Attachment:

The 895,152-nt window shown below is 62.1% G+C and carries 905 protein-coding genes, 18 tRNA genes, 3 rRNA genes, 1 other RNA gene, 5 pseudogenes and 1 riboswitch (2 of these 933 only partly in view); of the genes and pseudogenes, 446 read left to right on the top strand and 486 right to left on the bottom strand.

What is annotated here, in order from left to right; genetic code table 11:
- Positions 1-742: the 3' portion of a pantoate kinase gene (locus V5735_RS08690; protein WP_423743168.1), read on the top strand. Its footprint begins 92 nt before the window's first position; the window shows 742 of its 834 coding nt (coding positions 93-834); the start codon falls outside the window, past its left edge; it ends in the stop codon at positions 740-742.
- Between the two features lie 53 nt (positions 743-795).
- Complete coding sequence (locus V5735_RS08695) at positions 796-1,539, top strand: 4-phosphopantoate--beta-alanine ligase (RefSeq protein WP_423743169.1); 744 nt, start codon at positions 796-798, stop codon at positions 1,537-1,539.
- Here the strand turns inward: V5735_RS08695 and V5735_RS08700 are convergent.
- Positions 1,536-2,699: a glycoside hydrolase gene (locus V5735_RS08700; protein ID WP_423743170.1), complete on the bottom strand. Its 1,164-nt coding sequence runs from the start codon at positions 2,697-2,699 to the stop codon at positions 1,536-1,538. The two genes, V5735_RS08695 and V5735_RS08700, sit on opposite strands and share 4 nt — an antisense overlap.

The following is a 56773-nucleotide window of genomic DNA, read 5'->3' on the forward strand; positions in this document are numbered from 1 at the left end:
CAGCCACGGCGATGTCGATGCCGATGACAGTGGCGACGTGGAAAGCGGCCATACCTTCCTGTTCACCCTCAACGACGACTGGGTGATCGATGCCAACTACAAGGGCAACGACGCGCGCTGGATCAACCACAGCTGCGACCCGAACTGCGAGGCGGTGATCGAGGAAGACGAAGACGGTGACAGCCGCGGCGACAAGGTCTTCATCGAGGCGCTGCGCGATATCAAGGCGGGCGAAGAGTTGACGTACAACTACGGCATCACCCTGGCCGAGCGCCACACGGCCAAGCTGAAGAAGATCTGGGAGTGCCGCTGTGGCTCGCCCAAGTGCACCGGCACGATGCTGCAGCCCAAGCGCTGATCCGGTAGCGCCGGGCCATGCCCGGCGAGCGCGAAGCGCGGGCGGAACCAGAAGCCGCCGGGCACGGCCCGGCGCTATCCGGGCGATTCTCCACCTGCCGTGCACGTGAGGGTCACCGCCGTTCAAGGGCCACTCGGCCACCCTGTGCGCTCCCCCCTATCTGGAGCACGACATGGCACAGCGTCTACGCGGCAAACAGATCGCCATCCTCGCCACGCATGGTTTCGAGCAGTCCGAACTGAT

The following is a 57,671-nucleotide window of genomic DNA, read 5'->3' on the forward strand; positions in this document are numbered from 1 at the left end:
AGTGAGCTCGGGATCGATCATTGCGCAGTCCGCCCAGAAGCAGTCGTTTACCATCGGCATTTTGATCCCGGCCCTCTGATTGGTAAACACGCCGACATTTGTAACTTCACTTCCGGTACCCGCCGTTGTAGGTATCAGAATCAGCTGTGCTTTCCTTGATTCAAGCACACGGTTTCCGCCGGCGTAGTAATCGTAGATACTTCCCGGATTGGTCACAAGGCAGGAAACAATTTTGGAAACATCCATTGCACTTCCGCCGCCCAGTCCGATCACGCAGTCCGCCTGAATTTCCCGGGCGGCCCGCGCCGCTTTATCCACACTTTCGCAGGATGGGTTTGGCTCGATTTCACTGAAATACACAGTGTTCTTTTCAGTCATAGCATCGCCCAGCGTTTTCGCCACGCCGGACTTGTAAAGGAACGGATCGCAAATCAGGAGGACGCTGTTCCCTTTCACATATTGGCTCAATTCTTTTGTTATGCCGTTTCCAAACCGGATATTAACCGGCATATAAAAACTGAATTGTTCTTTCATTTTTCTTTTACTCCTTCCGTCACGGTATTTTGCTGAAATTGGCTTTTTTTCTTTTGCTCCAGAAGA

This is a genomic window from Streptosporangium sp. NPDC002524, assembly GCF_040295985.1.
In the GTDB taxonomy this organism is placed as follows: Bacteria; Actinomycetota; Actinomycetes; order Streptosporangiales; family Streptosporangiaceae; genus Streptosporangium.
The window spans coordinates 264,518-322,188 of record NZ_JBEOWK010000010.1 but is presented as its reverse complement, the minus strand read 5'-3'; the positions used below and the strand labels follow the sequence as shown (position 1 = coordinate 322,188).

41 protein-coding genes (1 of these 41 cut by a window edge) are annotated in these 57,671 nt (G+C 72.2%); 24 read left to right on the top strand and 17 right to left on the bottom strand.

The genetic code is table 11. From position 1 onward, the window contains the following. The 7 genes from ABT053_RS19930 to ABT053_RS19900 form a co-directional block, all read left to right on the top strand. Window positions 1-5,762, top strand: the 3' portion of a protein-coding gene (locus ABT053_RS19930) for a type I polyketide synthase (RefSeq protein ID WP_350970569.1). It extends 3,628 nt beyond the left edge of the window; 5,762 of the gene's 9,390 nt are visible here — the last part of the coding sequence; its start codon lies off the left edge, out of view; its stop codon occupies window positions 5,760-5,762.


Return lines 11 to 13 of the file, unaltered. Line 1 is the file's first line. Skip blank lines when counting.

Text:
AGTGAGCTCGGGATCGATCATTGCGCAGTCCGCCCAGAAGCAGTCGTTTACCATCGGCATTTTGATCCCGGCCCTCTGATTGGTAAACACGCCGACATTTGTAACTTCACTTCCGGTACCCGCCGTTGTAGGTATCAGAATCAGCTGTGCTTTCCTTGATTCAAGCACACGGTTTCCGCCGGCGTAGTAATCGTAGATACTTCCCGGATTGGTCACAAGGCAGGAAACAATTTTGGAAACATCCATTGCACTTCCGCCGCCCAGTCCGATCACGCAGTCCGCCTGAATTTCCCGGGCGGCCCGCGCCGCTTTATCCACACTTTCGCAGGATGGGTTTGGCTCGATTTCACTGAAATACACAGTGTTCTTTTCAGTCATAGCATCGCCCAGCGTTTTCGCCACGCCGGACTTGTAAAGGAACGGATCGCAAATCAGGAGGACGCTGTTCCCTTTCACATATTGGCTCAATTCTTTTGTTATGCCGTTTCCAAACCGGATATTAACCGGCATATAAAAACTGAATTGTTCTTTCATTTTTCTTTTACTCCTTCCGTCACGGTATTTTGCTGAAATTGGCTTTTTTTCTTTTGCTCCAGAAGA

This is a genomic window from Streptosporangium sp. NPDC002524, assembly GCF_040295985.1.
In the GTDB taxonomy this organism is placed as follows: Bacteria; Actinomycetota; Actinomycetes; order Streptosporangiales; family Streptosporangiaceae; genus Streptosporangium.